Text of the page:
The founder of O.N.E. Coconut Water, Rodrigo Veloso, is giving up his day-to-day operational role at the company.
Veloso, who had been CEO of the company since he started it with his wife – and former president, Emilie Fritz Veloso — is moving into a position he calls “Chief Visionary Officer,” or CVO.
In that job he will be more focused on international growth and supply chain objectives, as well as other broad goals, he said.
“My heart is with the company,” Veloso said. “I’m still going to be involved, but I’m moving to having a more active role in the company in terms of the big picture.”
In late 2010, PepsiCo and Catterton Partners, who had been co-investors in the company, acquired a majority stake in O.N.E. Veloso remained as CEO and as a board member, although Emilie left the board.
Since then the company has had a fair amount of churn in its sales and marketing positions. O.N.E. recently brought in Tim Prager, a veteran of both Nestle Waters North America and Sweet Leaf Tea as its EVP of Marketing and Sales, however, solidifying the executive team to a level where Veloso felt comfortable moving into a more strategic role, he said. The company also has NitinDhopadi in a combined COO/CFO role and Chris Cook as VP of Marketing.
“We are in a position right now where we have an executive team that is solid and strong, a supply that is flawless and able to escalate and execute our needs, domestically and internationally as well, and a true partnership with Pepsi,” Veloso said.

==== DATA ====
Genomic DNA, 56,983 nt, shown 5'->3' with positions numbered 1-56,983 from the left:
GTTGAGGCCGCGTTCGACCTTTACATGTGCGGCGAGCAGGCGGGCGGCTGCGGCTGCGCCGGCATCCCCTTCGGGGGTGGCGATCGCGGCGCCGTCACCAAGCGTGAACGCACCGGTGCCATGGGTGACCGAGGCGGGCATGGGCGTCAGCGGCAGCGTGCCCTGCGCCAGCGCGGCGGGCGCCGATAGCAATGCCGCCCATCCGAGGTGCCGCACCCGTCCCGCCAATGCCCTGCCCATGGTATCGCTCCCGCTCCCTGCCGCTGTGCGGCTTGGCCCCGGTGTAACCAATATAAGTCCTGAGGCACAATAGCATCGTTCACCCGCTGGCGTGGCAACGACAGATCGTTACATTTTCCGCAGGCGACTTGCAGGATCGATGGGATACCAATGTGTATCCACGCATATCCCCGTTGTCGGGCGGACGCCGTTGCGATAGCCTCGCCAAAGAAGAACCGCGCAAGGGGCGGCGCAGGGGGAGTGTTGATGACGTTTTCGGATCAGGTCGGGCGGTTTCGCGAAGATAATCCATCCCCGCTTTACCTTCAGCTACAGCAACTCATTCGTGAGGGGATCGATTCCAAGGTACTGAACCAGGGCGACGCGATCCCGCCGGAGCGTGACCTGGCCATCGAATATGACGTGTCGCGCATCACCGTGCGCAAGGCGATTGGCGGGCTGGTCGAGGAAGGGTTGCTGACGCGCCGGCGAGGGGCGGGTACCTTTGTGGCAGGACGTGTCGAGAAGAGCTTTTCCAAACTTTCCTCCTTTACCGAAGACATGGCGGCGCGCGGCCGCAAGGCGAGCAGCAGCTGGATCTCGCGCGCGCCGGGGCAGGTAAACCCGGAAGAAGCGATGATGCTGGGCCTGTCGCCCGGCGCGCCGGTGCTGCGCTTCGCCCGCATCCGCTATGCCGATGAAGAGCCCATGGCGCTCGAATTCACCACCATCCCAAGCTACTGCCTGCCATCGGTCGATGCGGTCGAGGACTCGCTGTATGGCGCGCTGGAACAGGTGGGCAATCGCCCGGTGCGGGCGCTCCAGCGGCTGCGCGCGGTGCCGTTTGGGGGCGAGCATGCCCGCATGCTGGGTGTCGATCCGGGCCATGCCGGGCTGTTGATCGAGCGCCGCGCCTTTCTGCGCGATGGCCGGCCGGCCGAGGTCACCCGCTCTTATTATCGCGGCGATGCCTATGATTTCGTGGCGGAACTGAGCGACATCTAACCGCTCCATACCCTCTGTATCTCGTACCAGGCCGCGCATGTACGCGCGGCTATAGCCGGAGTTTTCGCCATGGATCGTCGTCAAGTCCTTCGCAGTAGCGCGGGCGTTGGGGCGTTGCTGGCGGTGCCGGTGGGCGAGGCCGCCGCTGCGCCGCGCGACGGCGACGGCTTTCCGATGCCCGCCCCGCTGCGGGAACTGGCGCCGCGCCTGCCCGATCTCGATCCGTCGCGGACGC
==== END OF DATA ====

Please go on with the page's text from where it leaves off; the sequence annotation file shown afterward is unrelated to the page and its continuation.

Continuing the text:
Veloso has already shown enterprise in that international, big-picture strategy role, helping to secure supply lines for the company in Indonesia and the Philippines even as the supply of Brazilian coconuts has dwindled amidst growing international demand for their juice, according to Michael Farello, who shepherded the Catterton investment in O.N.E.
“To me, the position is a recognition of the fact that he has been spending time on international expansion and the like,” Farello said. “It’s an evolution of his role and a pretty natural transition, one that he seems excited about. It enables him to spend time more on the forward-looking parts of the business.”
O.N.E. has shown a willingness to take risks with its brand in ways that the other two seminal coconut water companies, Vita Coco and Zico, have not. The brand was the first of the three to add a functional component to the already potent mix of electrolytes in coconut water, as well as move the ingredient laterally into a licensing deal with smoothie maker Jamba Juice to create a lighter calorie product line. Additionally, O.N.E. has been active in trying to secure an organic supply of coconut water for broad distribution in the U.S., although currently newcomer Harmless Harvest has taken the lead in that regard.
Veloso has himself remained a highly active entrepreneur even as he has helped integrate O.N.E. into the Pepsi system; he recently launched an online insurance company in Brazil.
“I’d like to teach Brazilians to buy insurance online,” he said. “It’s a similar challenge to convincing Americans to drink coconut water.”